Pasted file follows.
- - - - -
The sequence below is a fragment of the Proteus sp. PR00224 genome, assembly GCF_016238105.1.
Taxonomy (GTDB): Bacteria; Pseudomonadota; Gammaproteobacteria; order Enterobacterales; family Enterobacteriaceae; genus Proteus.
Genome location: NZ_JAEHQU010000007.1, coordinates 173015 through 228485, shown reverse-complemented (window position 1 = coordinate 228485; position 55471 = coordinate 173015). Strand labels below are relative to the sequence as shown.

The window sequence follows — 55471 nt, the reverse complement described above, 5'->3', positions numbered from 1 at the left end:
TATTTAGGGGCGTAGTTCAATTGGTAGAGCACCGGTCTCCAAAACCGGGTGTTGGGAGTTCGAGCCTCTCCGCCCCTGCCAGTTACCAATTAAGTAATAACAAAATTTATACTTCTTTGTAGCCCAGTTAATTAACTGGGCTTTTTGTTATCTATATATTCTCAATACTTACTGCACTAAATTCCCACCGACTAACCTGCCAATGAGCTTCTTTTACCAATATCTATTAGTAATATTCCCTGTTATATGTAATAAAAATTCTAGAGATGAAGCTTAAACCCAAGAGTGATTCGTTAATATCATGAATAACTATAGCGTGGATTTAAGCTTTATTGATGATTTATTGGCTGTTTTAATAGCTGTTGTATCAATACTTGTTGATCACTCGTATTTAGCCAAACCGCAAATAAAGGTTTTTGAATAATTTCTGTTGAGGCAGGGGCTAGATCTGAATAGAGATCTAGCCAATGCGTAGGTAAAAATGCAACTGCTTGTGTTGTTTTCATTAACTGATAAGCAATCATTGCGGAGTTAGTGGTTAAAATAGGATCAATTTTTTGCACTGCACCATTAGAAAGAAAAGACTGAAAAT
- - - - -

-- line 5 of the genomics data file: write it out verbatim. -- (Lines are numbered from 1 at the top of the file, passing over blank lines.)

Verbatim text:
TATTTAGGGGCGTAGTTCAATTGGTAGAGCACCGGTCTCCAAAACCGGGTGTTGGGAGTTCGAGCCTCTCCGCCCCTGCCAGTTACCAATTAAGTAATAACAAAATTTATACTTCTTTGTAGCCCAGTTAATTAACTGGGCTTTTTGTTATCTATATATTCTCAATACTTACTGCACTAAATTCCCACCGACTAACCTGCCAATGAGCTTCTTTTACCAATATCTATTAGTAATATTCCCTGTTATATGTAATAAAAATTCTAGAGATGAAGCTTAAACCCAAGAGTGATTCGTTAATATCATGAATAACTATAGCGTGGATTTAAGCTTTATTGATGATTTATTGGCTGTTTTAATAGCTGTTGTATCAATACTTGTTGATCACTCGTATTTAGCCAAACCGCAAATAAAGGTTTTTGAATAATTTCTGTTGAGGCAGGGGCTAGATCTGAATAGAGATCTAGCCAATGCGTAGGTAAAAATGCAACTGCTTGTGTTGTTTTCATTAACTGATAAGCAATCATTGCGGAGTTAGTGGTTAAAATAGGATCAATTTTTTGCACTGCACCATTAGAAAGAAAAGACTGAAAAT